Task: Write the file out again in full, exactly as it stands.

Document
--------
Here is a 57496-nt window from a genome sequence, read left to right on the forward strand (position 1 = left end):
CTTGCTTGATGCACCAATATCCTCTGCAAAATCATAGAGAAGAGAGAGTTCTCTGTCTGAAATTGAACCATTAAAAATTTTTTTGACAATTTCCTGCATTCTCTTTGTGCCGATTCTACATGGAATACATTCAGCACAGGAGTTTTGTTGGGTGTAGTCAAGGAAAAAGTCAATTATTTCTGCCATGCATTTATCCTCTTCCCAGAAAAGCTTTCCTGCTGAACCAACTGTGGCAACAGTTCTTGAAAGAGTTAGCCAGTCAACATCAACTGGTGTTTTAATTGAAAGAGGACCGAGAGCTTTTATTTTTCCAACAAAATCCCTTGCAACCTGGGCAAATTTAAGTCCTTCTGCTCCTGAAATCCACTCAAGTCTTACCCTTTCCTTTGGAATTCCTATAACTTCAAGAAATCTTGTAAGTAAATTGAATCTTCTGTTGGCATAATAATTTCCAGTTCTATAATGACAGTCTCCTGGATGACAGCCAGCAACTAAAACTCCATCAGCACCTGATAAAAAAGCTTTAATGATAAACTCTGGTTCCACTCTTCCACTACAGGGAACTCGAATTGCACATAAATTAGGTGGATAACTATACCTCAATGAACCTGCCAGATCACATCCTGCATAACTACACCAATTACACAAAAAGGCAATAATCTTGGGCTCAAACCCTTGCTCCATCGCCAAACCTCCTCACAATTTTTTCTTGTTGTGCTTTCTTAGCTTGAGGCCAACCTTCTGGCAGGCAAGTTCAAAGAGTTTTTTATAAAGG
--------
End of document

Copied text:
Here is a 57496-nt window from a genome sequence, read left to right on the forward strand (position 1 = left end):
CTTGCTTGATGCACCAATATCCTCTGCAAAATCATAGAGAAGAGAGAGTTCTCTGTCTGAAATTGAACCATTAAAAATTTTTTTGACAATTTCCTGCATTCTCTTTGTGCCGATTCTACATGGAATACATTCAGCACAGGAGTTTTGTTGGGTGTAGTCAAGGAAAAAGTCAATTATTTCTGCCATGCATTTATCCTCTTCCCAGAAAAGCTTTCCTGCTGAACCAACTGTGGCAACAGTTCTTGAAAGAGTTAGCCAGTCAACATCAACTGGTGTTTTAATTGAAAGAGGACCGAGAGCTTTTATTTTTCCAACAAAATCCCTTGCAACCTGGGCAAATTTAAGTCCTTCTGCTCCTGAAATCCACTCAAGTCTTACCCTTTCCTTTGGAATTCCTATAACTTCAAGAAATCTTGTAAGTAAATTGAATCTTCTGTTGGCATAATAATTTCCAGTTCTATAATGACAGTCTCCTGGATGACAGCCAGCAACTAAAACTCCATCAGCACCTGATAAAAAAGCTTTAATGATAAACTCTGGTTCCACTCTTCCACTACAGGGAACTCGAATTGCACATAAATTAGGTGGATAACTATACCTCAATGAACCTGCCAGATCACATCCTGCATAACTACACCAATTACACAAAAAGGCAATAATCTTGGGCTCAAACCCTTGCTCCATCGCCAAACCTCCTCACAATTTTTTCTTGTTGTGCTTTCTTAGCTTGAGGCCAACCTTCTGGCAGGCAAGTTCAAAGAGTTTTTTATAAAGG